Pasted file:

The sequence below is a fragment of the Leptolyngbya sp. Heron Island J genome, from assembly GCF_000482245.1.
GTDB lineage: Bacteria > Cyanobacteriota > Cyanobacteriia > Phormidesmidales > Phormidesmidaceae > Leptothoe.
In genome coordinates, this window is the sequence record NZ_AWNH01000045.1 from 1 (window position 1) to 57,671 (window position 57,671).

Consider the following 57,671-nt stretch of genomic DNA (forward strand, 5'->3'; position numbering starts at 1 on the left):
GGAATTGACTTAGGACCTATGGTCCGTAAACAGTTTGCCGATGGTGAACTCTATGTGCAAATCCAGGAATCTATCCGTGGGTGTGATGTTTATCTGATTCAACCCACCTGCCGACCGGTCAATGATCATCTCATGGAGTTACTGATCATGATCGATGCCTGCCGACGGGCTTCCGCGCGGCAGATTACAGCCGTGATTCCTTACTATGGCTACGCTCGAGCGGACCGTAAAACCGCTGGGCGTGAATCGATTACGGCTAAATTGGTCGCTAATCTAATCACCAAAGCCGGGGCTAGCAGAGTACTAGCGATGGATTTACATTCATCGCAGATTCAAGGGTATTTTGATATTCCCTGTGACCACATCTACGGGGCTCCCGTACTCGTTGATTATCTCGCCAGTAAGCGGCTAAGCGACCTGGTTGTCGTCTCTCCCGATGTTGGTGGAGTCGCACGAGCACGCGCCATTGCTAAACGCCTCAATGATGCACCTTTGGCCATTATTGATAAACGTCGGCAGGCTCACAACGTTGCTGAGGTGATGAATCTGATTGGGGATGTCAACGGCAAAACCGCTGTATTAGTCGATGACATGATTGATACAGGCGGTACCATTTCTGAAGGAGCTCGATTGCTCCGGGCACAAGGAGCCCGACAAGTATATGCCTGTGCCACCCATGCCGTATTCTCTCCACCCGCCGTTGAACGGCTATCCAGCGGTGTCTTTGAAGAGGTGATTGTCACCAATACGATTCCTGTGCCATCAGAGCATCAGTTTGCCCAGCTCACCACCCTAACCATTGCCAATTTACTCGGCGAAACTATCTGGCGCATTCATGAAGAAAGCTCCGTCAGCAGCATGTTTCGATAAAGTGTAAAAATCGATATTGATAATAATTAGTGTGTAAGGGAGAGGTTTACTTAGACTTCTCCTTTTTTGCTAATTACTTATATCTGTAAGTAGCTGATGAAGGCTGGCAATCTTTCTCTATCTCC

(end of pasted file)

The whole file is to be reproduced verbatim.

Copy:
The sequence below is a fragment of the Leptolyngbya sp. Heron Island J genome, from assembly GCF_000482245.1.
GTDB lineage: Bacteria > Cyanobacteriota > Cyanobacteriia > Phormidesmidales > Phormidesmidaceae > Leptothoe.
In genome coordinates, this window is the sequence record NZ_AWNH01000045.1 from 1 (window position 1) to 57,671 (window position 57,671).

Consider the following 57,671-nt stretch of genomic DNA (forward strand, 5'->3'; position numbering starts at 1 on the left):
GGAATTGACTTAGGACCTATGGTCCGTAAACAGTTTGCCGATGGTGAACTCTATGTGCAAATCCAGGAATCTATCCGTGGGTGTGATGTTTATCTGATTCAACCCACCTGCCGACCGGTCAATGATCATCTCATGGAGTTACTGATCATGATCGATGCCTGCCGACGGGCTTCCGCGCGGCAGATTACAGCCGTGATTCCTTACTATGGCTACGCTCGAGCGGACCGTAAAACCGCTGGGCGTGAATCGATTACGGCTAAATTGGTCGCTAATCTAATCACCAAAGCCGGGGCTAGCAGAGTACTAGCGATGGATTTACATTCATCGCAGATTCAAGGGTATTTTGATATTCCCTGTGACCACATCTACGGGGCTCCCGTACTCGTTGATTATCTCGCCAGTAAGCGGCTAAGCGACCTGGTTGTCGTCTCTCCCGATGTTGGTGGAGTCGCACGAGCACGCGCCATTGCTAAACGCCTCAATGATGCACCTTTGGCCATTATTGATAAACGTCGGCAGGCTCACAACGTTGCTGAGGTGATGAATCTGATTGGGGATGTCAACGGCAAAACCGCTGTATTAGTCGATGACATGATTGATACAGGCGGTACCATTTCTGAAGGAGCTCGATTGCTCCGGGCACAAGGAGCCCGACAAGTATATGCCTGTGCCACCCATGCCGTATTCTCTCCACCCGCCGTTGAACGGCTATCCAGCGGTGTCTTTGAAGAGGTGATTGTCACCAATACGATTCCTGTGCCATCAGAGCATCAGTTTGCCCAGCTCACCACCCTAACCATTGCCAATTTACTCGGCGAAACTATCTGGCGCATTCATGAAGAAAGCTCCGTCAGCAGCATGTTTCGATAAAGTGTAAAAATCGATATTGATAATAATTAGTGTGTAAGGGAGAGGTTTACTTAGACTTCTCCTTTTTTGCTAATTACTTATATCTGTAAGTAGCTGATGAAGGCTGGCAATCTTTCTCTATCTCC